97 said transphobia had made them more active in trans activism, and 61 said it made them more open about being trans. These are healthy responses. Echoes within us, from our internalised transphobia, can make the experiences worse. We need Pride. However, being involved in the struggle had exhausted some of us.

Transphobia can distort the way we see ourselves and our gender. It prevents some from expressing their identity- I know people who put off transition for years. We are badly affected by ideas of what it means to be truly trans:

Every time I am not feeling crippling dysphoria, I am terrified that I am not transgender, and I have been told that I have to hate my body all the time otherwise I am not transgender.

Transphobia affects our relationships. We are less able to meet new people, and we get driven out of groups. 43 had experienced an abusive relationship, and our relative lack of power can make this more likely; and fear of transphobia may make us less likely to seek support. We lose touch with others.

I now assume everyone is transphobic until I’m proved wrong to avoid disappointment and ridicule.

So many of us fail to reach our potential.

The sheer amount of issues is staggering. I feel in a persistent state of battle.

Only twenty had gone to the police, and most had found the police unhelpful. Possibly the Samaritans would be more helpful, at least validating our feelings.

One officer said I left myself open to being abused because I “chose to be different”. Misgendering throughout the interview then told that the physical assault, death threats and threats of further violence against me weren’t strong enough to do anything about and maybe I should “go home, make a cup of tea, and dress ‘normally'”.

There are few positives to take from this report, published by Galop. One is simply that it exists, that work is being done to expose the levels of transphobia and the effects these have. I am glad Galop, which published the report, exists:

Galop is the UK’s LGBT+ anti-violence charity. For the past 37 years we have been providing advice, support and advocacy to LGBT+ victims and campaigning to end anti-LGBT+ violence and abuse. Galop works within three key areas; hate crime, domestic abuse, and sexual violence. Our purpose is to make life safe, just, and fair for LGBT+ people. We work to help LGBT+ people achieve positive changes to their current situation, through practical and emotional support, to develop resilience, and to build lives free from violence and abuse.

The report is timely and necessary, but flawed in that it does not make a clear distinction between transphobia generally, and transphobic hate crime. It is called a “hate crime report”, but includes things which are not crimes. Deadnaming may be part of a criminal series of actions, but I can’t see a circumstance where simple deadnaming is criminal, however hurtful it is. That does not detract from the report’s evidence of the effect transphobia has on trans people: it cripples many of us.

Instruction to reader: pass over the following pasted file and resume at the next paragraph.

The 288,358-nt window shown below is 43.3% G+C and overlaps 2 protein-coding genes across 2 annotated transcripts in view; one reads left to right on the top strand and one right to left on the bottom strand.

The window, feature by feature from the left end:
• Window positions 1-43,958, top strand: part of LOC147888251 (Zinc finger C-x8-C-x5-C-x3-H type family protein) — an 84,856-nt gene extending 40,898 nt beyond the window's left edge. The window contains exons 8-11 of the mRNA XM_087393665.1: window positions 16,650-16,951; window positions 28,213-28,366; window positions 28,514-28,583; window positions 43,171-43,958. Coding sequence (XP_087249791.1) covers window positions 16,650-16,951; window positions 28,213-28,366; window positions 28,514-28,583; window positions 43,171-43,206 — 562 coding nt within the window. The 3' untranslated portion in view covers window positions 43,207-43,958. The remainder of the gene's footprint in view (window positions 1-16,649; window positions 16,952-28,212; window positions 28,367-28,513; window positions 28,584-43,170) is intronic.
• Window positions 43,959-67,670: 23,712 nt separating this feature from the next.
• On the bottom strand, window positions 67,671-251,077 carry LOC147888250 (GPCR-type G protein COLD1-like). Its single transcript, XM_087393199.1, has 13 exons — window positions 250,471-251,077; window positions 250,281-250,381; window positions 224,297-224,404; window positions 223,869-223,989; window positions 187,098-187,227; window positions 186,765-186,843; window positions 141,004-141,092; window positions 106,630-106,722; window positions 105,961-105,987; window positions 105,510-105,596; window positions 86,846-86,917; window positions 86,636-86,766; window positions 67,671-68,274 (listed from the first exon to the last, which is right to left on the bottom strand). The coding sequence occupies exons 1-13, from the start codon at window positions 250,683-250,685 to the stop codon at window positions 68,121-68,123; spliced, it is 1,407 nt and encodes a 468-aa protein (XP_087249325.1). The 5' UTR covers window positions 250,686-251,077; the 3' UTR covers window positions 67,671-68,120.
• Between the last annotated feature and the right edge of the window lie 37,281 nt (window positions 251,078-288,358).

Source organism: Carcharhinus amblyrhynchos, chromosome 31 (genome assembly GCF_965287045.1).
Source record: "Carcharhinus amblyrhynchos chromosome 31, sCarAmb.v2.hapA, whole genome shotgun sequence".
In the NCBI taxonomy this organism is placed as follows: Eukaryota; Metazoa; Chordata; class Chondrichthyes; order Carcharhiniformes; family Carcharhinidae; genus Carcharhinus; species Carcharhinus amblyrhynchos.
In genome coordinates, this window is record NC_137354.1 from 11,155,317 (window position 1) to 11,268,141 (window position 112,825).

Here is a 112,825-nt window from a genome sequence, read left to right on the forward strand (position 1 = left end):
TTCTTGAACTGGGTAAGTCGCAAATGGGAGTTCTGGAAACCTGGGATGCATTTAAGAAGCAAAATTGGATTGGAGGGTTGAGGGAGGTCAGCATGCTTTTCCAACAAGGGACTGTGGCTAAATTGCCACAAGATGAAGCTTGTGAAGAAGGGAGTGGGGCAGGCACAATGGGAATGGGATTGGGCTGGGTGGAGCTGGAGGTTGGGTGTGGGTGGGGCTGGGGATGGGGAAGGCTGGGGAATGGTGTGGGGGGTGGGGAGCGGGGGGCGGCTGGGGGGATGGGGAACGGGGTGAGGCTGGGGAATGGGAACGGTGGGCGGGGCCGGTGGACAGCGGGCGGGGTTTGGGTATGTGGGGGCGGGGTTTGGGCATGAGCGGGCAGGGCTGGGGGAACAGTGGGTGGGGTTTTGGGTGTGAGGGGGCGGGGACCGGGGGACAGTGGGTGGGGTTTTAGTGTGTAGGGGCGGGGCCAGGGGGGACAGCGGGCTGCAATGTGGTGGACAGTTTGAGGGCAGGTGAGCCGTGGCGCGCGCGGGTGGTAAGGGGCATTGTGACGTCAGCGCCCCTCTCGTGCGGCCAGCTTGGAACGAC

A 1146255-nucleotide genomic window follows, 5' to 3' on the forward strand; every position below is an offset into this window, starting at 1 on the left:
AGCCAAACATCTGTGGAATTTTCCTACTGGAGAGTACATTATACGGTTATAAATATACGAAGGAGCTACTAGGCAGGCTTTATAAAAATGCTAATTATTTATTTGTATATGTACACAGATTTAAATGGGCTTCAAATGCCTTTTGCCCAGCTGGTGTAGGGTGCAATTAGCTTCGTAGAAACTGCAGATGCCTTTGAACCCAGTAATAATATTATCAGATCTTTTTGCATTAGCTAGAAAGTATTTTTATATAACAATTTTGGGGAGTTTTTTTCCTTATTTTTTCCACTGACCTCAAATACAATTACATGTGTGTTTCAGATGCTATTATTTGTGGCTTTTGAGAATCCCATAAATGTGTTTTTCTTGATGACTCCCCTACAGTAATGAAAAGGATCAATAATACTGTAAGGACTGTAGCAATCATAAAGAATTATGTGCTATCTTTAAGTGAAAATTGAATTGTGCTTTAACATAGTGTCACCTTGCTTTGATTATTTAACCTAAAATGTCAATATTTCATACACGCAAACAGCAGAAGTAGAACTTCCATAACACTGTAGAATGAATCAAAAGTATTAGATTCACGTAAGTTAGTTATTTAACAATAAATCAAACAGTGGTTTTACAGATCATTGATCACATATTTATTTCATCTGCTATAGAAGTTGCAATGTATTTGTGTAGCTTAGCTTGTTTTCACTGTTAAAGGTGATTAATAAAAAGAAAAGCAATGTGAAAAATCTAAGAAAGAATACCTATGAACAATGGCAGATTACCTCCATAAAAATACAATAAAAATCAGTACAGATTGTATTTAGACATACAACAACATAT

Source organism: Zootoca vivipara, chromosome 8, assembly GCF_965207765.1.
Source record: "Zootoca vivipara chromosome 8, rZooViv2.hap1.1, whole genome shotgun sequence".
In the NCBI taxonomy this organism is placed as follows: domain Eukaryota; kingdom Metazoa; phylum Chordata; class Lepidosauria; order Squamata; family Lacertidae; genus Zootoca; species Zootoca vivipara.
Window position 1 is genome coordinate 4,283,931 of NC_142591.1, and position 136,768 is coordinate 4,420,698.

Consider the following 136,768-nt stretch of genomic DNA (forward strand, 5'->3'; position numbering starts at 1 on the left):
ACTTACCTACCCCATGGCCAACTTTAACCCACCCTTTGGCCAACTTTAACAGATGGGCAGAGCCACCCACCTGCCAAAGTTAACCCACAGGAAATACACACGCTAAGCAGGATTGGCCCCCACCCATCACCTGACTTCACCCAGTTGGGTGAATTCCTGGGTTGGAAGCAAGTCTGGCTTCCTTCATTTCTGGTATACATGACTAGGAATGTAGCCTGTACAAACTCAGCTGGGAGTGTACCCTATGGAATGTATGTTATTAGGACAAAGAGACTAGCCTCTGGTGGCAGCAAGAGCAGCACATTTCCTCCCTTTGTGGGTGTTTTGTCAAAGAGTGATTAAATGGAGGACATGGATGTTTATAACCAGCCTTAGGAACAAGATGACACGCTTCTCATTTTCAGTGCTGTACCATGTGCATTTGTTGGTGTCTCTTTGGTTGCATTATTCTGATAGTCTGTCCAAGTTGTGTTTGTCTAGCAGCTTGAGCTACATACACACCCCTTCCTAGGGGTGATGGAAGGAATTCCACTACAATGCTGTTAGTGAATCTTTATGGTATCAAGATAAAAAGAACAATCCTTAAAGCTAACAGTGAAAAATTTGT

NEC nominations and trans rights

Updated 13 November: the results of the NEC elections have been announced. Candidates in bold were elected. Most have spoken up for trans rights or against transphobia.

Labour Party members voted for National Executive Committee CLP representatives. Every eligible member could vote for nine CLP reps and one treasurer. What are the candidates’ positions on trans rights? The Labour Party LGBT Network asked a long list of questions, mainly about trans rights. Most candidates have spoken or written in favour of trans rights, or against transphobia. The ballot closed at noon on 12th November, and the results were announced the following day.

Continue reading

The haters admit, lesbians support trans

Where could I find evidence of the support of lesbians and feminists for trans people? Oddly enough, the whining of haters. “There are very few public stories of lesbians on the ‘cotton ceiling’” said a transphobe, Angela C Wild, who worked with a named transphobe organisation to try to get more, but failed. While QAnon and other conspiracist groups can get 200,000 in a facebook group, Wild’s energetic attempts to find transphobic lesbians found respondents from three continents, but only resulted in eighty responses to her questionnaire.

“The sample does not claim to be a representative sample of the lesbian community,” Wild writes. Rather, her eighty respondents show an extreme view. “Would you consider a transwoman (sic) as a potential sexual partner,” she asked, and though lesbians will, all but one of her respondents said no. Wild uses the word “transwoman” though she does not consider it appropriate, preferring to think of us as males. This is valueless as research, but some of the stories are interesting.

The haters were members of lesbian or LGBT groups online or IRL. Though 58 of them were part of groups excluding trans women, they still felt “silenced” or unable to speak freely. Allies of trans women had excluded forty of the haters from LGBT groups. One hater had been sacked- perhaps it was Maya Forstater. The pressure came from “other women” (that is, not trans women) within their groups.